CareTrust REIT (Nasdaq: CTRE) on Friday announced the successful sale of six skilled nursing facilities operated by Metron Integrated Health for $36 million, observed a slight uptick in skilled nursing pipeline M&A after a slowdown in the wake of the Patient Driven Payment model (PDPM), and pointed to reducing worry about a controversial plan to crack down on supplemental Medicaid payments.
The San Clemente, Calif-based real investment trust (REIT) announced that it had pulled off the Metron deal just about a quarter after CareTrust reported that the operator was about to return millions of Medicaid dollars that were improperly handled.
Back in November, CareTrust chief operating officer Dave Sedgwick admitted shock when Metron informed that they were looking to exit the operations of the properties.
”They later said they would no longer be paying Metron’s contractual rent of roughly $350,000 a month until we replaced them,” the CareTrust COO said during the company’s third quarter earnings call.
The REIT announced being pleased that the company closed on the $36 million sale of Metron’s six facilities on February 14, though the deal comes with a delayed payment: CareTrust received $3.5 million in cash, while offering short-term financing for the remaining $32.4 million at 7.5% interest. The REIT plans for the loan to be paid by March 31.
MFAR: “Allaying Fears”
In response to concerns about the proposed Medicaid Fiscal Accountability Regulation (MFAR), which would bring tighter rules to state-based Medicaid supplemental payment programs, Sedgwick on Friday emphasized taking the Centers for Medicare & Medicaid Services (CMS) at its word in that they did not plan to decrease Medicaid reimbursements.
But when responding to a question about whether its existing portfolio could be impacted by the rule, Sedgwick pointed to an critical mass of resistance to the proposal, and named insurers, hospitals, and “even bipartisan opposition from governors to senators.”
“The public comment period closed on January 31, and CMS now has about 4,000 comments to go through before they decide whether to finalize the rule or change it,” he said, adding that states will have enough time to update their criteria and “change how they do things to show that there’s quality outcomes as part of the measurement, or whatever CMS was looking for.”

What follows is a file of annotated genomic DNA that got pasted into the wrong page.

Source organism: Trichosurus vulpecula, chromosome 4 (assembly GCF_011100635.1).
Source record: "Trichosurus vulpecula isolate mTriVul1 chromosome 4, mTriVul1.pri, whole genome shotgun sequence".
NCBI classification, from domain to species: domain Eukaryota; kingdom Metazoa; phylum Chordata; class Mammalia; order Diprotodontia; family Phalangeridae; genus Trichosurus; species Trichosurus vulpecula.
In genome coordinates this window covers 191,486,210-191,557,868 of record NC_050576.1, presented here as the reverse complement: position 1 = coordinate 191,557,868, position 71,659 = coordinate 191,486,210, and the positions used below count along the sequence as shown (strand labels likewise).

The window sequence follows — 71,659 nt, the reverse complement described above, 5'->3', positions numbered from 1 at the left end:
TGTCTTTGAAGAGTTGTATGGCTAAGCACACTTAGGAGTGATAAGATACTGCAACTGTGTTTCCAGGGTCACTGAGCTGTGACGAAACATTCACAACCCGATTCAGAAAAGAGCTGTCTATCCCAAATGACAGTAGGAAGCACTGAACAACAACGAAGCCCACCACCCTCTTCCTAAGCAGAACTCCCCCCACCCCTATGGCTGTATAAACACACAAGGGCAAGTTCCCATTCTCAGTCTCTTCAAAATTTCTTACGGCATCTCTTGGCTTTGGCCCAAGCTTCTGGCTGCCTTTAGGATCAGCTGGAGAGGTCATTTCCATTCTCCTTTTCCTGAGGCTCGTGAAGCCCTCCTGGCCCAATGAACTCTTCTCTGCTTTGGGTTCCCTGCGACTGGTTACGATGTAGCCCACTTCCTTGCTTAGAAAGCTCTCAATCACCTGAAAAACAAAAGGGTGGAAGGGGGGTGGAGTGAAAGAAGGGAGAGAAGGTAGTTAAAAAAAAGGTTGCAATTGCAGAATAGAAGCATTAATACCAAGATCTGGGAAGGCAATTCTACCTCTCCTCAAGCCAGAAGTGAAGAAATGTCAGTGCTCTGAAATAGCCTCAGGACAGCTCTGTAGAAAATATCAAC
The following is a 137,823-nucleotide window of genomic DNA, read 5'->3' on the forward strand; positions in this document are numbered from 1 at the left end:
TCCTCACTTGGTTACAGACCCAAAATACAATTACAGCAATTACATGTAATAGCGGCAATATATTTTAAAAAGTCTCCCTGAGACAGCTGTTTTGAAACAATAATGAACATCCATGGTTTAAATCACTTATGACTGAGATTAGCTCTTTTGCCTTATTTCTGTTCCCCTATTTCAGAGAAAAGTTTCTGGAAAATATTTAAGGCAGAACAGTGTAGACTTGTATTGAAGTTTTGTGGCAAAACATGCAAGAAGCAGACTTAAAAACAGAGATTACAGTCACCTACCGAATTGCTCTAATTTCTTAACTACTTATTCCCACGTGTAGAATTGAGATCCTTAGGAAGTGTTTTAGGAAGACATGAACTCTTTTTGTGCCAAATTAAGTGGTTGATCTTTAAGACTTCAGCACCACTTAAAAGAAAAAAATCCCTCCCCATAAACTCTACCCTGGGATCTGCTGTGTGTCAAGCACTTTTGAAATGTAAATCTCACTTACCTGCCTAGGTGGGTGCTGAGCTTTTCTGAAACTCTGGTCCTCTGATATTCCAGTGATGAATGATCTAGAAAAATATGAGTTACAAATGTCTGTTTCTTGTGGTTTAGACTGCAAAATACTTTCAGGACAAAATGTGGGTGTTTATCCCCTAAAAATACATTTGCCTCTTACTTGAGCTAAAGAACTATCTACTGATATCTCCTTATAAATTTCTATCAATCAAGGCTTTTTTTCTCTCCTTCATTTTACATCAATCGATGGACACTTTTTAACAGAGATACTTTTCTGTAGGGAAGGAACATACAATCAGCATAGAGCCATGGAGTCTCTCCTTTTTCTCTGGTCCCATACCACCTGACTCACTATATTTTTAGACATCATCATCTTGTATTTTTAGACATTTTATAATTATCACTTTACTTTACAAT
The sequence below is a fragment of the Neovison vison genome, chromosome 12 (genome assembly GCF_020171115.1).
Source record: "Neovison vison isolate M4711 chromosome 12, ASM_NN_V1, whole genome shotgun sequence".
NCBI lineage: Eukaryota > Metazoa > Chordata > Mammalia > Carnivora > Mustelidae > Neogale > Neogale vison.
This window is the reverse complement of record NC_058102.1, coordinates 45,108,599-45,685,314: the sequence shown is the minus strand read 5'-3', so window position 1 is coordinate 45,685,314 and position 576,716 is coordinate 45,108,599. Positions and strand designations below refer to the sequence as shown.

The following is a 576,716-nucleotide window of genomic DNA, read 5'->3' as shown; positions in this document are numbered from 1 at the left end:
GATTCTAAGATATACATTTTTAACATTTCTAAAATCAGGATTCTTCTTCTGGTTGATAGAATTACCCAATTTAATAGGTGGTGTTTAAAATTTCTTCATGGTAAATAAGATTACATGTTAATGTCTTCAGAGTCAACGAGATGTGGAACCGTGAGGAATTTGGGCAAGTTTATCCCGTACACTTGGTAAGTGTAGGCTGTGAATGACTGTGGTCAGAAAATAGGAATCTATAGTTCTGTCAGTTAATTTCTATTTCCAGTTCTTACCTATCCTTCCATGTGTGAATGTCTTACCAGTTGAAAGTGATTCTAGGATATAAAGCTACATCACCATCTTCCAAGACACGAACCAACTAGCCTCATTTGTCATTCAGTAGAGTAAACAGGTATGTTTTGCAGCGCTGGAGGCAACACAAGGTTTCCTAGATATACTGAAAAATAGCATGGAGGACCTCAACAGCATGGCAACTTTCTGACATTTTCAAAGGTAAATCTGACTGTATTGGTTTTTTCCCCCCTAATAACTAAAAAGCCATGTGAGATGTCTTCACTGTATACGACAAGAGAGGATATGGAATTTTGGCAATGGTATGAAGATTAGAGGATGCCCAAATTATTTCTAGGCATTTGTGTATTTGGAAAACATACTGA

While the industry has rallied against the proposed rule, CMS administrator Seema Verma strongly defended the plan, emphasizing that it was not attempting to gut Medicaid funding in a blog post earlier this month.
Speaking Friday, Sedgwick noted that the program simply can’t take more spending reductions.
“Medicaid revenue, as you know, in skilled nursing is just not rich enough to cut. Medicaid knows that; it’s signaled that their intention is not to cut the Medicaid funding from this. And so we think it’s really an attempt for transparency and accountability that CMS wants to see,” he said.
CIO Mark Lamb also emphasized that the company does not factor in supplemental payments in its underwriting process.
PDPM: A Mixed Bag
CareTrust was hesitant to make hard and fast conclusions about how PDPM is impacting the industry, and suggested that there are winners and losers surrounding the change.
“There’s certainly anecdotal evidence that some providers have benefitted from PDPM as expected, with improved daily Medicare rates and lower therapy costs. We’ve also heard others have been hurt by it,” Sedgwick said.
He added that he doubts CMS will make major changes to ensure budget neutrality in the next several months, pointing to recent comments from American Health Care Association CEO Mark Parkinson — who asserted that there simply isn’t enough time for regulators to make a change before the next fiscal year begins October 1.
But he then added a caveat.
”We would be surprised if they [CMS] made a major change … this late summer [or] early fall. However, there’s precedent for being surprised by CMS. And so you can’t sleep on it. But … we agree that it would be surprising, based on limited information that they have so far, to make big changes,” he said.
As for the new model’s effect on deal flow, CareTrust indicated that the wave of sales many analysts had predicted — spurred mostly by operators looking to exit the industry rather than deal with the changes — has yet to arrive, with PDPM instead having a mostly chilling effect on dealmaking until operators see firm evidence of gains or losses.
After seeing a lag in nursing home sales, CareTrust executives observed slightly increased activity in the past few weeks, which may be attributed to owners beginning to feel the weight of PDPM.
“As Dave mentioned, we suspect that some SNF operators who might otherwise be sellers have been on the sidelines waiting to see how PDPM might shake out. We believe this is a temporary phenomenon that might be making deal flow a bit lighter at present,” Lamb said. “It certainly makes evaluation of the deals seem a bit more complicated in the short run. We’re working through that, and we have no reason not to expect to get our fair share of acquisitions this year.”
The REIT reported net income of $20.7 million in the fourth quarter of 2019, compared to $15.5 million in the year prior; for the entire year, CareTrust logged $46.3 million in net income, down from $57.9 million in 2018.
CareTrust stock was mostly flat in Friday’s trading, closing up $0.09 to $23.27, a gain of less than a percent.